A desperate, outraged Twitter thread from a South Dakota emergency room nurse went viral last weekend, landing its author a live interview on CNN. “When I read some of your tweets, my jaw dropped,” the host told Jodi Doering, referring to her account of gravely ill patients who “scream at you for a magic medicine and that Joe Biden is going to ruin the USA. All while gasping for breath.”
“The reason I tweeted what I did is that it wasn’t one particular patient,” the nurse said. “It’s just a culmination of so many people, and their last, dying words are, ‘This can’t be happening, it’s not real.’ And when they should be spending time FaceTime-ing their families, they’re filled with anger and hatred, and it just made me really sad.”
These were astonishing statements, and, not surprisingly, they captured the attention of millions. Multiple US senators and Pulitzer-prize-winning journalists were among the throngs who tweeted out the CNN interview, which was also written up by The Washington Post and other mainstream outlets. “This is the cost of disinformation,” wrote Atul Gawande, a New Yorker contributor and member of Joe Biden’s coronavirus task force. Senator Elizabeth Warren called it “heartbreaking.”
There’s no doubt that we owe a deep debt of gratitude to Jodi Doering and all the frontline medical personnel dealing with the current surge in Covid cases. The work they do is truly heroic. Still, the manner in which Doering’s account of her experience has been reported and circulated should give people pause.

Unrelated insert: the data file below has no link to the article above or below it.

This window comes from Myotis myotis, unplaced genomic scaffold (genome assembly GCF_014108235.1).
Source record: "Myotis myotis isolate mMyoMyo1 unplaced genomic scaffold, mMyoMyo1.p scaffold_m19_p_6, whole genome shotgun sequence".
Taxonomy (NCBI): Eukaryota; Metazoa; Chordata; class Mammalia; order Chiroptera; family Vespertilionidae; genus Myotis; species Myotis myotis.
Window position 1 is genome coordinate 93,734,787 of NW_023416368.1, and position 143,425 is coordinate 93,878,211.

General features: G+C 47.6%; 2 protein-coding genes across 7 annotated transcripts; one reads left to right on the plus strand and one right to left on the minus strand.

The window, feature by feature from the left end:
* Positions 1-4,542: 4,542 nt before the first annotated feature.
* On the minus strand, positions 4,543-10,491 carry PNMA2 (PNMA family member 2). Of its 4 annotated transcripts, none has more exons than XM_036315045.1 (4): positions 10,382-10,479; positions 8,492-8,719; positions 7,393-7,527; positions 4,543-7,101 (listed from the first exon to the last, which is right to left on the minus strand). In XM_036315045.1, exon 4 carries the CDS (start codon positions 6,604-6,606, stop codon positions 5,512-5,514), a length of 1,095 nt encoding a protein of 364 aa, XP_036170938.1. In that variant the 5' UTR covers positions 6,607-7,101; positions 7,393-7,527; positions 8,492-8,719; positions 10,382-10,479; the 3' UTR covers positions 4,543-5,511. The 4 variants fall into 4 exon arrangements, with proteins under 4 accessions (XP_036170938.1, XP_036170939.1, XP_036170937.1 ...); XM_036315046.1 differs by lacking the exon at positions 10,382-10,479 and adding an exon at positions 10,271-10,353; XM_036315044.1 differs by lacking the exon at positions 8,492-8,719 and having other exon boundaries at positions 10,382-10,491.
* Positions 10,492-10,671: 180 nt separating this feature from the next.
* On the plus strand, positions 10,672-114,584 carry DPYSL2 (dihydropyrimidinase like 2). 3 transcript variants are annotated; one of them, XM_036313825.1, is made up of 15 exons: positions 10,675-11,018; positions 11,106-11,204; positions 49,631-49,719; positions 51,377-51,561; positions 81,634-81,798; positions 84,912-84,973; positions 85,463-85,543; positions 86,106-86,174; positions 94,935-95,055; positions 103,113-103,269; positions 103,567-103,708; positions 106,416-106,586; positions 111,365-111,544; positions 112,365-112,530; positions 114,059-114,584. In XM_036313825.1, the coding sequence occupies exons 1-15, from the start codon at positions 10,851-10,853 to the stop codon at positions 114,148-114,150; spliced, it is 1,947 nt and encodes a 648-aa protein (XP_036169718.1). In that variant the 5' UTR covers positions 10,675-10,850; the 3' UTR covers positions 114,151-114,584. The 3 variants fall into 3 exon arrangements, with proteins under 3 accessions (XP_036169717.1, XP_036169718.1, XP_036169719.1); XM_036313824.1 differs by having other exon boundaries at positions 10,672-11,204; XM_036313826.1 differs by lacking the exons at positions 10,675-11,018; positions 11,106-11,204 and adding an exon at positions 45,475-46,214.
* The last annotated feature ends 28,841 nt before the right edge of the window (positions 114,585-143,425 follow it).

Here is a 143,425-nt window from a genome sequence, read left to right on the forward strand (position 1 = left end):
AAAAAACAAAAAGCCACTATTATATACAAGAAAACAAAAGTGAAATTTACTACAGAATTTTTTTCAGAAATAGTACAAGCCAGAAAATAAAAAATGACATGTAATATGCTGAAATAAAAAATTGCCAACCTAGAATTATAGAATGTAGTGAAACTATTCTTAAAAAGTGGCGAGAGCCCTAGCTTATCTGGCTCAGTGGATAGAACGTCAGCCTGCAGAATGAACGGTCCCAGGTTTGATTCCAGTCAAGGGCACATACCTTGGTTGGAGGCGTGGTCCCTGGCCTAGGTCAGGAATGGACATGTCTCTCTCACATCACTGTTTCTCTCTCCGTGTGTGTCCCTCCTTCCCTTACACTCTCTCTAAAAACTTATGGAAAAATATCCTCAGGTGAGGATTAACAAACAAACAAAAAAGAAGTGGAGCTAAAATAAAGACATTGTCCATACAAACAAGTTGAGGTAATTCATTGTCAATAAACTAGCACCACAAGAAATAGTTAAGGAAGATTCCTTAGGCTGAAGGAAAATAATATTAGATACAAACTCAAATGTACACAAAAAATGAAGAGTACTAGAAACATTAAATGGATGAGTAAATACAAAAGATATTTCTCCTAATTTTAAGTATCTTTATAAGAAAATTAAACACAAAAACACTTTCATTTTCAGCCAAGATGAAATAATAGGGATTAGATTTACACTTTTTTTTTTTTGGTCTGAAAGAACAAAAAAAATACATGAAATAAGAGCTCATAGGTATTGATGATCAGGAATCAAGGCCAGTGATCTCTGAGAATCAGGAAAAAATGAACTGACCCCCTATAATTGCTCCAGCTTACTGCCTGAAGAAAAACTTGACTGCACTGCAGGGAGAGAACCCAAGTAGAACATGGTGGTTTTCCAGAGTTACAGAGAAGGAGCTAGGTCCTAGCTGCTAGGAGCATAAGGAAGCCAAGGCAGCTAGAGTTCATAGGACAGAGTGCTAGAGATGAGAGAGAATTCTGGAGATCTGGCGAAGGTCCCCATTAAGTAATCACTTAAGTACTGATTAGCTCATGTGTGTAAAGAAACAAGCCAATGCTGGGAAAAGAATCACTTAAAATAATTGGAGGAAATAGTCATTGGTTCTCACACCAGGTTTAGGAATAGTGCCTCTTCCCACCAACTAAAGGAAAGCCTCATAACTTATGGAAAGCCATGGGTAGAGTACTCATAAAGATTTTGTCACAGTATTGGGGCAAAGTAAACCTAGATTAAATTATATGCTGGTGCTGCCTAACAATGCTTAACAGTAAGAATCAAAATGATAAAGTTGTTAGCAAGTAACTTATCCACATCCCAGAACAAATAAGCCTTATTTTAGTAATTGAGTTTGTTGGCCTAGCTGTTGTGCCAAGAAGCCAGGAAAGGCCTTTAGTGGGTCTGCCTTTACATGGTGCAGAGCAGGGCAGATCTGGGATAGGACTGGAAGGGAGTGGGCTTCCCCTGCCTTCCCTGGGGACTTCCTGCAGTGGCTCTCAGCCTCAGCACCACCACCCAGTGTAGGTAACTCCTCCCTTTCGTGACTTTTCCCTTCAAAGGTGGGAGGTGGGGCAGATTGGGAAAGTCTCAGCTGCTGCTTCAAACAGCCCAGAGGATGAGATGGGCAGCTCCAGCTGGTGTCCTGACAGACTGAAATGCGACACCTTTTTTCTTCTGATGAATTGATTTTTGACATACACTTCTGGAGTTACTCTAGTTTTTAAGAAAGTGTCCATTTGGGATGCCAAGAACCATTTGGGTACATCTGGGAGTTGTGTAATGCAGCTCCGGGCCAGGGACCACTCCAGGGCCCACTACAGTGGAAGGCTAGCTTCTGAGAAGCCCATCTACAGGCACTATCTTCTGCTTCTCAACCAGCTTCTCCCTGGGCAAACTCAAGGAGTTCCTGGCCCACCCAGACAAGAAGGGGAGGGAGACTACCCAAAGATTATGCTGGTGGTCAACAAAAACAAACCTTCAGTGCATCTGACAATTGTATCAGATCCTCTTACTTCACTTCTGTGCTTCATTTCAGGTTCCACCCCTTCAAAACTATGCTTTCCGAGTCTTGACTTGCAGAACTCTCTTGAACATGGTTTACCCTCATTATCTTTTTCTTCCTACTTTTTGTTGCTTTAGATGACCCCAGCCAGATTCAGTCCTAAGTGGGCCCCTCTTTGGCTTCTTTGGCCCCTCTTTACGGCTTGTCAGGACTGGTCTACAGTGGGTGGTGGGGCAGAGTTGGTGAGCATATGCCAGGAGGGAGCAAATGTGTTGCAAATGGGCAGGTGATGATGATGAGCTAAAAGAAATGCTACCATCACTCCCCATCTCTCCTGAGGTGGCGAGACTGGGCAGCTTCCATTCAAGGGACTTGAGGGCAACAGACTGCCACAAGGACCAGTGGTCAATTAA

Doering’s statement that she’s watched “so many” people die from the disease even as they deny its very existence, endlessly repeated on social media and presented by news outlets without corroboration, would seem to represent a broader phenomenon.
But other nurses who work in similar settings say they’ve seen nothing of the kind.
I called a number of hospitals in the same part of South Dakota to ask emergency room nurses if they’d noticed the same, disturbing phenomenon. At Avera Weskota Memorial Hospital, about 20 minutes from Doering’s hometown of Woonsocket, an ER nurse told me, “I have not had that experience here.” At my request, Kim Rieger, the VP for communications and marketing at Huron Regional Medical Center, one of the four medical facilities where Doering works, spoke with several nurses at Huron to get their reactions to the CNN interview. None said they’d interacted with Covid patients who denied having the disease. “Most patients are grateful, and thankful for our help,” one told her. “I have not experienced this, nor have I been told of this experience, ever,” another said.
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This in no way means that Doering’s account is untrue. But it provides, at minimum, some important context that was completely absent from the CNN interview and from all the media amplification that followed. Little or no effort was made to assess the scope of the problem that Doering so memorably described. How many Covid-19 patients in South Dakota are really so blinkered by disinformation that they’re enraged at their caregivers and, in their final moments on earth, still dispute what’s happening? No one bothered to find out.